Saudi Arabia

eSignature Legality Summary

eSignatures are legally valid and admissible in the court of law. Saudi Arabia follows a hierarchical root of trust model where eSignatures or digital signatures issued by a Certifying Authority are considered legally valid. Specific use cases for eSignatures are indicated in the ET Law.

The Electronic Transactions Law, (established in 2007) highlights that a handwritten signature isn’t always needed for a contract to be considered credible, and that contracts can’t be refused for simply being electronic. They’ll usually be seen as such as long as legally able individuals have reached an agreement (this can be by agreeing verbally, electronically or by physically signing something). Under Article 5 of the Electronic Transactions Law, contracts cannot be denied enforceability merely because they are concluded electronically. To prove a valid contract, parties sometimes have to present evidence in court. It may be difficult to prove verbal contracts or electronic contracts formed by email or simple click-through arrangements.

*The information on this site is "AS IS" and for general information purposes only.

Use Cases for eSignatures ?

Use cases where an SES is typically appropriate include:

  • Emails: Simple electronic signatures can be used to sign emails and their attachments.
  • Letters: Simple electronic signatures can be used to sign letters, memos, and other written correspondence.
  • Forms: Simple electronic signatures can be used to sign various types of low-risk forms, of general nature.
  • Invoice Signing: Invoice signing in Saudi Arabia can leverage non QTSP certificates to power invoice signing and is subject to the policies of the respective Tax Authority.

Use Cases for Qualified Signatures ?

Use cases where an QES is typically appropriate include:

  • Financial transactions: Qualified electronic signatures can be used to sign financial transactions such as bank transfers, loan agreements, and insurance policies.
  • Government documents: Qualified electronic signatures can be used to sign government documents such as customs declarations, export licenses, and import permits.
  • Legal documents: Qualified electronic signatures can be used to sign legal documents such as powers of attorney, court documents, and arbitration agreements.
  • Healthcare documents: Qualified electronic signatures can be used to sign healthcare documents such as medical prescriptions, patient consent forms, and medical reports.
  • Intellectual property documents: Qualified electronic signatures can be used to sign intellectual property documents such as patent applications, trademark registrations, and copyright assignments.
  • Binding Contracts: Contracts require the use of QES generally provided by trusted QTSP’s in the Kingdom of Saudi Arabia.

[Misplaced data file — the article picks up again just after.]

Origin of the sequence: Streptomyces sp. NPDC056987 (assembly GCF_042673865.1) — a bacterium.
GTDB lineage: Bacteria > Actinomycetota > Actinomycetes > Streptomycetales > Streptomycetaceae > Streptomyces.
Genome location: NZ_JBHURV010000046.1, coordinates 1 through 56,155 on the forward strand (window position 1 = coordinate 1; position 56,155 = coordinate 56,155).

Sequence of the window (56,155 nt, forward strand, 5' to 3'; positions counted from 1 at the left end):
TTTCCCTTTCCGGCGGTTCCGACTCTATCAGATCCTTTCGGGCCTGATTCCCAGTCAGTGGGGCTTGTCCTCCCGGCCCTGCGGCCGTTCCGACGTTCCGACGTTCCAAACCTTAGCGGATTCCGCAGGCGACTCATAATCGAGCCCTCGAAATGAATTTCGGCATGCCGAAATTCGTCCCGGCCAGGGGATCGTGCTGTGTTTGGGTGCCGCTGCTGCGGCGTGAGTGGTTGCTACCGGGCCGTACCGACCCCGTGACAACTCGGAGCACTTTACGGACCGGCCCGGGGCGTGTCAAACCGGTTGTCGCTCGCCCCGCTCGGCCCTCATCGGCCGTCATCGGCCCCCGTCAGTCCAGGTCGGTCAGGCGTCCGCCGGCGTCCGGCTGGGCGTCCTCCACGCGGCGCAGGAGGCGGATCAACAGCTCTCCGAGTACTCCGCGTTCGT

Use Cases that are not appropriate for Electronic Signatures

Use cases that are specifically barred from digital or electronic processes or that include explicit requirements, such as handwritten (eg. wet ink) signatures or formal notarial process that are not usually compatible with electronic signatures or digital transaction management.

  • Notarization – real property title deed transfer
  • Notarization – granting a power of attorney
  • Notarization – signing the Articles of Association of a company with limited liability and any amendments thereof
List of Lo Local Trust Service Providers (DCS: Digital Certification Service)
Company Category Website
Communications and Information Technology Commission Regulator
emdha CA DCS
Saudi Telecom Company DCS
Local Technology Standard

emdha Trust Service Provider is owned and managed by Baud Telecom Company (BTC) under the Saudi National Root CA, offering trust services ranging from Online Digital Signature, Validation and Digital Certificates enabling business to seamlessly integrate and avail trust services in real-time. Delivering superior user experience by incorporating a secure, international compliant digital signature methodology fully integrated with any third party trusted registered KYC (Know Your Customer) approved by local governmental regulators.

External Resources

DISCLAIMER: This information is intended to help you understand the legal framework of electronic signatures. However, eMudhra cannot provide legal advice. The law of electronic signatures is constantly evolving. This guide is not intended as a legal advice and should not serve as a substitute for professional legal advice. You should consult an attorney regarding any specific legal concerns. eMudhra, and all associates including agents, officers, employees or affiliates, are not liable for any direct, indirect, incidental, special, exemplary or consequential damages.